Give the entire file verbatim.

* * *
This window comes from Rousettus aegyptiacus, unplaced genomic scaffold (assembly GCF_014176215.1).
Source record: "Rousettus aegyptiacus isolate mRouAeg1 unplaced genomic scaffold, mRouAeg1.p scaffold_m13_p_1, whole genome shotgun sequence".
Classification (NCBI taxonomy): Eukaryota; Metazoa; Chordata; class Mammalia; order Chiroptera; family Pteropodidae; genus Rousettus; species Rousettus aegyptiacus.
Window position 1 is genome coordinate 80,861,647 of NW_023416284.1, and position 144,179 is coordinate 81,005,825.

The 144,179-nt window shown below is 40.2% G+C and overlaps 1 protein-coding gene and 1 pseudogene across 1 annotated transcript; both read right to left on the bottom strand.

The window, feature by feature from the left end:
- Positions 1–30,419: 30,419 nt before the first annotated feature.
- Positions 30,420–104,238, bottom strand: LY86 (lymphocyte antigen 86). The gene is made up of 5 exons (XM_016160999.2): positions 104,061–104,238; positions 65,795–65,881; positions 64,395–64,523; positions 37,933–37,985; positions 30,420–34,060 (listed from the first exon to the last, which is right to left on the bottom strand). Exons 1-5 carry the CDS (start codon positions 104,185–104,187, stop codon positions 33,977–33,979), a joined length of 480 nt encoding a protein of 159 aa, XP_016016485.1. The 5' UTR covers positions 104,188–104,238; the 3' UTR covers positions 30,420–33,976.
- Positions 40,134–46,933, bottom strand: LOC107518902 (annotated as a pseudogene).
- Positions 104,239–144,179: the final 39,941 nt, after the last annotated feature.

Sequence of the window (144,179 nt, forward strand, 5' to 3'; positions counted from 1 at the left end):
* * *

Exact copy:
This window comes from Rousettus aegyptiacus, unplaced genomic scaffold (assembly GCF_014176215.1).
Source record: "Rousettus aegyptiacus isolate mRouAeg1 unplaced genomic scaffold, mRouAeg1.p scaffold_m13_p_1, whole genome shotgun sequence".
Classification (NCBI taxonomy): Eukaryota; Metazoa; Chordata; class Mammalia; order Chiroptera; family Pteropodidae; genus Rousettus; species Rousettus aegyptiacus.
Window position 1 is genome coordinate 80,861,647 of NW_023416284.1, and position 144,179 is coordinate 81,005,825.

The 144,179-nt window shown below is 40.2% G+C and overlaps 1 protein-coding gene and 1 pseudogene across 1 annotated transcript; both read right to left on the bottom strand.

The window, feature by feature from the left end:
- Positions 1–30,419: 30,419 nt before the first annotated feature.
- Positions 30,420–104,238, bottom strand: LY86 (lymphocyte antigen 86). The gene is made up of 5 exons (XM_016160999.2): positions 104,061–104,238; positions 65,795–65,881; positions 64,395–64,523; positions 37,933–37,985; positions 30,420–34,060 (listed from the first exon to the last, which is right to left on the bottom strand). Exons 1-5 carry the CDS (start codon positions 104,185–104,187, stop codon positions 33,977–33,979), a joined length of 480 nt encoding a protein of 159 aa, XP_016016485.1. The 5' UTR covers positions 104,188–104,238; the 3' UTR covers positions 30,420–33,976.
- Positions 40,134–46,933, bottom strand: LOC107518902 (annotated as a pseudogene).
- Positions 104,239–144,179: the final 39,941 nt, after the last annotated feature.

Sequence of the window (144,179 nt, forward strand, 5' to 3'; positions counted from 1 at the left end):